About two weeks ago, I read a simple plea that brought a wry smile to my lips. It said simply, “Will whoever is playing Jumanji please put it away?”
I trust that some of you will recognise the reference. I imagine you are smiling wryly, too. To those of you who don’t get it… sorry, there’s not enough space for me to explain here. You can look it up on the internet if you’re curious enough to know more. Except that some of you will struggle to do that, won’t you? So not only have I used a reference from popular culture that excludes you, but my proposed solution to your ignorance also excludes you. And herein lies a problem. This is a problem I’ve had to face in practical terms over the last twelve weeks of lockdown, but it has deeper significance for us all. Let me explain.
As soon as the instruction came to close church buildings, I had to work out how I was going to be able to provide some kind of opportunity for worship and learning for the Christian communities within the three villages of this benefice. The best way forward was for those who would normally gather to use a common set of prayers, Bible readings and other resources in their own homes. We would express our unity by using the same liturgy, singing the same hymns and listening to the same teaching (same sermon).
This was all possible thanks to the internet. I could upload information to the church’s website and others could read it from there. I could video myself preaching and put it on “YouTube” so others could watch from the comfort of their own homes. I trust you can now see the practical problem I faced – what about those without computers or tablets or smartphones or any kind of internet connectivity? To overcome this, I created a dial-a-sermon phoneline and delivered “old-school” hard-copy orders of service to those who would like them. It’s been important to include my technologically-challenged brothers and sisters in this way, and I have been pleased to do it. But it is impossible to avoid the fact that these people cannot get the same experience as those who can “surf the web”. The only way to provide a truly common experience for everyone would be to circulate hard copies and not use the internet at all – and this doesn’t seem right either.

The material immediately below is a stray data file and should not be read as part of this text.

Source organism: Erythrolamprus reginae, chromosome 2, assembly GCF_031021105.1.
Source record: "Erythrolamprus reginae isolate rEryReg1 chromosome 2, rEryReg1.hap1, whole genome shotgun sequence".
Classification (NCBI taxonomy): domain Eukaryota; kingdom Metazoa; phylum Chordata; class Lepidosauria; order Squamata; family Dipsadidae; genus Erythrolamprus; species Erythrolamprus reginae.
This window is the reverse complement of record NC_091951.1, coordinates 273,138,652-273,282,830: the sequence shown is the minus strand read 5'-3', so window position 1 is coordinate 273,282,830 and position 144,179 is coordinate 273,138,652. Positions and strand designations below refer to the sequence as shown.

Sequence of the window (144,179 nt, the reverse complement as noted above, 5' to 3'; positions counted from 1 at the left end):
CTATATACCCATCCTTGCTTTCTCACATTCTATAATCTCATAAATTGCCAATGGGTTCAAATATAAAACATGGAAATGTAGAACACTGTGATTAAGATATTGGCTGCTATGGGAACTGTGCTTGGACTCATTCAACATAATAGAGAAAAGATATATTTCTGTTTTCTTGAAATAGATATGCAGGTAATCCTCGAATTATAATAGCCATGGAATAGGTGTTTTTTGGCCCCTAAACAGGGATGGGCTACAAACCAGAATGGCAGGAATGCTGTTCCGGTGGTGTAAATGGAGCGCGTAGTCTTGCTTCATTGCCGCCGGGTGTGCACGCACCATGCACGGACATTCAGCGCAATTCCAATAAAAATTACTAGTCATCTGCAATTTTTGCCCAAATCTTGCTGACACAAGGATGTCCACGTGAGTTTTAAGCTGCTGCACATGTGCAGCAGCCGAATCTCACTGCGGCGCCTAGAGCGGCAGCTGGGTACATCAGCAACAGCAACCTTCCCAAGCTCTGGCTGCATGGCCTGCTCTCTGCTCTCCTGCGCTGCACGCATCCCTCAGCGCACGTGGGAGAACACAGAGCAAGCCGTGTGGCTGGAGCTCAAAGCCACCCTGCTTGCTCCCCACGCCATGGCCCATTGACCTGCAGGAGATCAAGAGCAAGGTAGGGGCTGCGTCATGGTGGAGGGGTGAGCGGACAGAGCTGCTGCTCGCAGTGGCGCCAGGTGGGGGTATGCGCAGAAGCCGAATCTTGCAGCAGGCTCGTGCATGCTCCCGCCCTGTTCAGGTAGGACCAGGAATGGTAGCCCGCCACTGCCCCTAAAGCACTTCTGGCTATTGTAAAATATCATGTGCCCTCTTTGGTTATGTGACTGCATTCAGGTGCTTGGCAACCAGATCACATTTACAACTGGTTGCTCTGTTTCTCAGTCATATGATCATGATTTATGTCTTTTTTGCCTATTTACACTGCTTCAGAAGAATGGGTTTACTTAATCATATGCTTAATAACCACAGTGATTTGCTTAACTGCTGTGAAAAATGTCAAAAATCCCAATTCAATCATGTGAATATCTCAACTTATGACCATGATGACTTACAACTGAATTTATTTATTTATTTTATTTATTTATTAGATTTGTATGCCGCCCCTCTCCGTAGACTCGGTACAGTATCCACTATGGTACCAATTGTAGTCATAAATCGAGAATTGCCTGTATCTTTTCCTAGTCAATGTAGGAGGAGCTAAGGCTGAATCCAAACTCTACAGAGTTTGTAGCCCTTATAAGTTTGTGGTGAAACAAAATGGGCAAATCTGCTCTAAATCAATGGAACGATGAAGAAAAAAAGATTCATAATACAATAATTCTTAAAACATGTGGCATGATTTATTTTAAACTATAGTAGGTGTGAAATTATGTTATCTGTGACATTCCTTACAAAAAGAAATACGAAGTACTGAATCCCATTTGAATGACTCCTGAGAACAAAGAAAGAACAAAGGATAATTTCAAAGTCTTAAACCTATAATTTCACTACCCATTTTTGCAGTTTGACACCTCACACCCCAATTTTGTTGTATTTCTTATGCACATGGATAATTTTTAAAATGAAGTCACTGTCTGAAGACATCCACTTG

So twelve weeks on, I’m running three models of Sunday service, trying my best to cater for different preferences and capabilities. And I note this is not normal. Normally, decisions are made on the basis of what has maximum appeal with the result that minority wishes are often disregarded. Those who don’t have the right equipment or skills are overlooked. Those who don’t share the culture or views of the majority find themselves side-lined. I would suggest there’s rarely malice behind decisions which exclude – simply an impersonal pragmatism that determines winners and losers. But maybe we need to revisit our impersonal pragmatism and consider the people it affects. You see, the people who know about Jumanji are neither better nor worse than those who do not. Their ignorance is just an accident of history. It’s time for those of us in the know to help them. And no excuses… Jesus gave his life for us – why would we be any less generous?
May God, who loves the whole world, help you to love like him.